It might be a fad but as long as Europe keeps buying the refills I think it might last for a year or two. I think the Europeans are less impulse buyers than we are and probably more cynical of anything that looks like a fad. The difference is that they are probably more willing to work a little to save a little.

    I'm the population group that probably will not ever buy one (don't drink sodas) but I am trying to talk my brother into one so I can see how it works.

  • Report this Comment On August 16, 2011, at 2:56 PM, noirblood wrote:

    The health factor is being ignored I think a little too much. America has a major obesity problem, and SodaStream soda has significantly less sugar and calories than the leading packaged brands. I'm not saying SodaStream is going to cure America's obesity issues, but I think there is enough of a focus on health in this country that this differentiation could provide a reason for sales growth beyond the novelty appeal.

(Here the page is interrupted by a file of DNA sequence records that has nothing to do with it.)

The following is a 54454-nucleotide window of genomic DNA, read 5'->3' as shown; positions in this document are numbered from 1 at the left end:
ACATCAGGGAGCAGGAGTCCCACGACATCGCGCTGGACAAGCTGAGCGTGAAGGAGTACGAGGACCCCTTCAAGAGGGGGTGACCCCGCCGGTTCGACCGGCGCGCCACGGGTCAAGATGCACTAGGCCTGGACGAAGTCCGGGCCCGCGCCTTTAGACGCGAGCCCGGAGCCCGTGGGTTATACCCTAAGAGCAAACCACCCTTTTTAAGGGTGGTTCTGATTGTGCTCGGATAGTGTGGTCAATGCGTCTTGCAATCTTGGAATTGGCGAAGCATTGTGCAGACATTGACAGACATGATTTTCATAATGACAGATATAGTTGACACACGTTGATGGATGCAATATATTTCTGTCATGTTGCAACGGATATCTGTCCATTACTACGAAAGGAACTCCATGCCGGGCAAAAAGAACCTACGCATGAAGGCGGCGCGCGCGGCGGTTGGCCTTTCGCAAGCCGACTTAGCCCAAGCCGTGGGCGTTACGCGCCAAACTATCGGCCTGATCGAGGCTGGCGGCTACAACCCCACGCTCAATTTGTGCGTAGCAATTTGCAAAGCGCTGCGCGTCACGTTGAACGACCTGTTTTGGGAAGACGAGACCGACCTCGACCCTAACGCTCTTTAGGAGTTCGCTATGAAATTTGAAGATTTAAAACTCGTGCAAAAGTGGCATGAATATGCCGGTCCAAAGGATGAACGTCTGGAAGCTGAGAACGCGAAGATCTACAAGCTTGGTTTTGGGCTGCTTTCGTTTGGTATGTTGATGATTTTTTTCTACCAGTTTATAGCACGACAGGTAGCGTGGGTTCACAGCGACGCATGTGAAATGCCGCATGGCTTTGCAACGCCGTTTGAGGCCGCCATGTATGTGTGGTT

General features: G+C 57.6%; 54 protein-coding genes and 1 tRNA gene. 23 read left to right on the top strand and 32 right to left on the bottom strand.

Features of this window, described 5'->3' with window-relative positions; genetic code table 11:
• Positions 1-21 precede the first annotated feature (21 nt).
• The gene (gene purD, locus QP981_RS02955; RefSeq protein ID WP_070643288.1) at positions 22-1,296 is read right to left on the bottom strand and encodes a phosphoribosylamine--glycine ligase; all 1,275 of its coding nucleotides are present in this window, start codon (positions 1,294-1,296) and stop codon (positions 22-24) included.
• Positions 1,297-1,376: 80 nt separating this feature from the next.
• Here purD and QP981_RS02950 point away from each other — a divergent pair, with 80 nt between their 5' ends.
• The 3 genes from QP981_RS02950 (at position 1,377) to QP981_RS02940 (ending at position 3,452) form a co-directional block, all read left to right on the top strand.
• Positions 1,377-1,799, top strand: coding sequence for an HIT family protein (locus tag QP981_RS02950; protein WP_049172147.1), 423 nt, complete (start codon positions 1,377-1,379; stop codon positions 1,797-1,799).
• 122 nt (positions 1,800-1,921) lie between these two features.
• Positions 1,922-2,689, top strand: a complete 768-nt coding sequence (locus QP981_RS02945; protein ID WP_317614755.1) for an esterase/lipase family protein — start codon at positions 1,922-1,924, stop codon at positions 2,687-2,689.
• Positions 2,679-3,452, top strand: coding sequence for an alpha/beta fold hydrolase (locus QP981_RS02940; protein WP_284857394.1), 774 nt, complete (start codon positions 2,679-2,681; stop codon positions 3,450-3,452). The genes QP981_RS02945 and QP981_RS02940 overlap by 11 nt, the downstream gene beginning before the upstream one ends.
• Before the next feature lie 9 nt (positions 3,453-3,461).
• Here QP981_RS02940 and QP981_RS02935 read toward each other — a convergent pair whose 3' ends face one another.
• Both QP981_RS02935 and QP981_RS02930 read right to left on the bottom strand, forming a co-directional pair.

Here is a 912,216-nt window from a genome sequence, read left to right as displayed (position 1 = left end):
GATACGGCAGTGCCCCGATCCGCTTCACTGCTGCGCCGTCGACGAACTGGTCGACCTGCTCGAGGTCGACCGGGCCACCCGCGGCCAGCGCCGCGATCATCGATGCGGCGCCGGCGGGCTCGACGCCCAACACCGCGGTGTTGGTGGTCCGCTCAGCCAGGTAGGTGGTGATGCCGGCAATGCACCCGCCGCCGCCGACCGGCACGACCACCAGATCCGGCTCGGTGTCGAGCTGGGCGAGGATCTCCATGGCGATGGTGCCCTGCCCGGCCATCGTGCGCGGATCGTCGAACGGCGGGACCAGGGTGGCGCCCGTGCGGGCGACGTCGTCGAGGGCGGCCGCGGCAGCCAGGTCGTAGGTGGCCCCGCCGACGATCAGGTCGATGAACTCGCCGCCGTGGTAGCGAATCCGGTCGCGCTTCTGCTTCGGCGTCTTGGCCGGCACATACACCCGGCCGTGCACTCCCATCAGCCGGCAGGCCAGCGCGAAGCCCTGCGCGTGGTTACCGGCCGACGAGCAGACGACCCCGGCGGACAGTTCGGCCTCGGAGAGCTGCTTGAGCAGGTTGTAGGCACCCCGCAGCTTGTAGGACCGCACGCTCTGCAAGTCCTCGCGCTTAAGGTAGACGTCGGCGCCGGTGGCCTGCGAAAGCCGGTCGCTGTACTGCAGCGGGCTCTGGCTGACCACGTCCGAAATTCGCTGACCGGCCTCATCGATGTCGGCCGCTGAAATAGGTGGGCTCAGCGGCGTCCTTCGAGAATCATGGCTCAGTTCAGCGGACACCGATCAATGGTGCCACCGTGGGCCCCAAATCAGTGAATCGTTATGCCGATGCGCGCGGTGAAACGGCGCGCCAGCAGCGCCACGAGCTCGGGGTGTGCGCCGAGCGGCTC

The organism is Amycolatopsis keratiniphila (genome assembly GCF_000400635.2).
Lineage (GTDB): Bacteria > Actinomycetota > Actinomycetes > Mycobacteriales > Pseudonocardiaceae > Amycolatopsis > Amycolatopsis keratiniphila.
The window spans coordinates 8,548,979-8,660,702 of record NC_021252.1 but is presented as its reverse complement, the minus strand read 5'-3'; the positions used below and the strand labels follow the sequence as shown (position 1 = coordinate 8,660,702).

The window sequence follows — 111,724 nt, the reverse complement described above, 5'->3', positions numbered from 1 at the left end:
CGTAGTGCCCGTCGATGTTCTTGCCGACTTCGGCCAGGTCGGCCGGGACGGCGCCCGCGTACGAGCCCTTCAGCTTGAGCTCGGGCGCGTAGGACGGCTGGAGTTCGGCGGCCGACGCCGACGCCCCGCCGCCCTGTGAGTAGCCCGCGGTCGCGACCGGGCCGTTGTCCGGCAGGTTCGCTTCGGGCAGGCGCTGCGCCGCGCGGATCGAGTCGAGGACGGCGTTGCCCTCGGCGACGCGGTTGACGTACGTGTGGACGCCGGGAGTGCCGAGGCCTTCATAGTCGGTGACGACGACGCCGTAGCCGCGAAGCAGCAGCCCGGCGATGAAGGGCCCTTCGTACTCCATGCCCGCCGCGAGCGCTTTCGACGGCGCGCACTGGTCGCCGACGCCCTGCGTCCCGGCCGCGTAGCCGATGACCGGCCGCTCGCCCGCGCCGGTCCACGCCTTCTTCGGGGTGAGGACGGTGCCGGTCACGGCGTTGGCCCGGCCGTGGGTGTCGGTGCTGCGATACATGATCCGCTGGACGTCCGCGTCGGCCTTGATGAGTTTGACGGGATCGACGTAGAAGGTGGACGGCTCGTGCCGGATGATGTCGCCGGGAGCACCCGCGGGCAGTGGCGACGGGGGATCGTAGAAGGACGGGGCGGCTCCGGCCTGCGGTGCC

• Report this Comment On August 16, 2011, at 3:24 PM, jimmy4040 wrote:

    Ok just got back in for a trade at 39.77 Should have pulled the trigger at in the 38's but I was waiting to see if there was gong to be another high frequency trading meltdown. I am stopped out at 39 for today. We'll see!

  • Report this Comment On August 16, 2011, at 3:51 PM, jimmy4040 wrote:

    Got stopped out! Oh well, made a lot this morning, and lost a bit back now. Stops are your friend in a volatile market.

  • Report this Comment On August 16, 2011, at 4:24 PM, David369 wrote: